According to a 2009 study published in the European Journal of Social Psychology, it takes 18 to 254 days for a person to form a new habit.

The study also concluded that, on average, it takes 66 days for a new behavior to become automatic.

Read on to learn why this is, how this figure varies, what you can do to help maximize your efforts, and more.

The 2009 study highlighted a range of variables in habit forming that make it impossible to establish a one-size-fits-all answer.

For example, certain habits take longer to form. As demonstrated in the study, many participants found it easier to adopt the habit of drinking a glass of water at breakfast than do 50 situps after morning coffee.

What’s more, some people are better suited to forming habits than others. A consistent routine of any kind isn’t for everyone, and that’s OK.

If asked how long it takes to form a habit, many people will respond “21 days.”

This idea can be traced back to “Psycho-Cybernetics,” a book published in 1960 by Dr. Maxwell Maltz.

Maltz didn’t make this claim but rather referenced this number as an observable metric in both himself and his patients at this time.

He wrote: “These, and many other commonly observed phenomena, tend to show that it requires a minimum of about 21 days for an old mental image to dissolve and a new one to gel.”

But as the book became more popular — more than 30 million copies have been sold — this situational observation has become accepted as fact.

According to a 2012 study published in the British Journal of General Practice, habits are “actions that are triggered automatically in response to contextual cues that have been associated with their performance.”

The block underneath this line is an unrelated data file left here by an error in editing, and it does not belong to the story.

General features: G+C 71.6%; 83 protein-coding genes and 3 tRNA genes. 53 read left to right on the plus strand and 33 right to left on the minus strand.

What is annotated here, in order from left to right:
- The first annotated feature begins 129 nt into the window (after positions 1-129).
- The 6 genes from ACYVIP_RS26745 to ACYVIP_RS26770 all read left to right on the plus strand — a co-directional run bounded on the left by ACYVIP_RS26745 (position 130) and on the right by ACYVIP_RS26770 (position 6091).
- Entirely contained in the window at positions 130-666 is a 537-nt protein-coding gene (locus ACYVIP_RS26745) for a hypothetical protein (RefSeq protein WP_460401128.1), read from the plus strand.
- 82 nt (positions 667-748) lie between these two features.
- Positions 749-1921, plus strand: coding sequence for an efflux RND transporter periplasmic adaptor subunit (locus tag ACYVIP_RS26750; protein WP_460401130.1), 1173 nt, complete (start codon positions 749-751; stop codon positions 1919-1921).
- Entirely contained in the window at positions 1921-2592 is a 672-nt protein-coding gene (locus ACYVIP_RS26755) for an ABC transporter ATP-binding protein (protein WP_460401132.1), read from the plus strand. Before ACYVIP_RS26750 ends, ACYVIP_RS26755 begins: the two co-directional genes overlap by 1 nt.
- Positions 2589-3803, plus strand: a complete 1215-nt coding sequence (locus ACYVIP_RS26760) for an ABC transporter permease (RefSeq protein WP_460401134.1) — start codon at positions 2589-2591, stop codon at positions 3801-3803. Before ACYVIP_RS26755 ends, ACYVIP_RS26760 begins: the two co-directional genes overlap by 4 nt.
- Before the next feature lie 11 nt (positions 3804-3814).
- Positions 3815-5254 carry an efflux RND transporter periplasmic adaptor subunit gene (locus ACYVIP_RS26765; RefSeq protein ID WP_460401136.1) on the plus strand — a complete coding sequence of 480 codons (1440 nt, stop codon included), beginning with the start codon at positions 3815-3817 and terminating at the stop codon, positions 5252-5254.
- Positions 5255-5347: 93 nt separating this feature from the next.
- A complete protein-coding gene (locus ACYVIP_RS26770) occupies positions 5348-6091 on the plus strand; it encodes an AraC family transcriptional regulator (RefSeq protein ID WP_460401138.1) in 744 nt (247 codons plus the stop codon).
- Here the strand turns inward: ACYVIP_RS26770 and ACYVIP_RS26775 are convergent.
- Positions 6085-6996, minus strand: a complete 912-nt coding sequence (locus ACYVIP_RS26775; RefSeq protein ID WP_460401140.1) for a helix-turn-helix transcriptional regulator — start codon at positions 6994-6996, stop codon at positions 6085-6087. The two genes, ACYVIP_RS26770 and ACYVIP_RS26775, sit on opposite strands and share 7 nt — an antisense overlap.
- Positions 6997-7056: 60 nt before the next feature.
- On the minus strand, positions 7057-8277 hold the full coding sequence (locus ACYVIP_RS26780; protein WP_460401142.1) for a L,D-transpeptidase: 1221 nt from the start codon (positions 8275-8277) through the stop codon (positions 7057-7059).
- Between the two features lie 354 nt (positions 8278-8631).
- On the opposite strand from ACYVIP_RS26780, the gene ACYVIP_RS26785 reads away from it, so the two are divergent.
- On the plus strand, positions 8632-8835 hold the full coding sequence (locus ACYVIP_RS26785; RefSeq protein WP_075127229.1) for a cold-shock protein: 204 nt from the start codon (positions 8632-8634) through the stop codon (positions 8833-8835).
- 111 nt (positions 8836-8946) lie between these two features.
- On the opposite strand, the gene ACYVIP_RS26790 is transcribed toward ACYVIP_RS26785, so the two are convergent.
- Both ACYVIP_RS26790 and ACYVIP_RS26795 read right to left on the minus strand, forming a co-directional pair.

For example, when you get into your car, you automatically put on the seat belt. You don’t think about doing it or why you do it.

Your brain likes habits because they’re efficient. When you automate common actions, you free up mental resources for other tasks.

According to the National Institutes of Health (NIH), pleasure-based habits are particularly difficult to break, because enjoyable behavior prompts your brain to release dopamine.

Dopamine is the reward that strengthens the habit and creates the craving to do it again.

Dr. Nora Volkow, director of the NIH’s National Institute on Drug Abuse, suggests that the first step is to become more aware of your habits so you can develop strategies to change them.

One strategy, Volkow suggests, is to identify the places, people, or activities that are linked in your mind to certain habits, and then change your behavior toward those.

For example, if you have a substance use disorder, you can be deliberate about avoiding situations where you’d be more likely to be around the substance. This can help you achieve your goal of abstaining from using that substance.

Another strategy is to replace a bad habit with a good one. For example, instead of snacking on potato chips, consider swapping for unsalted, unbuttered popcorn. Instead of reaching for a cigarette, consider trying a new flavor of chewing gum or a flavored hard candy.

It can take anywhere from 18 to 254 days for a person to form a new habit and an average of 66 days for a new behavior to become automatic.

There’s no one-size-fits-all figure, which is why this time frame is so broad; some habits are easier to form than others, and some people may find it easier to develop new behaviors.

There’s no right or wrong timeline. The only timeline that matters is the one that works best for you.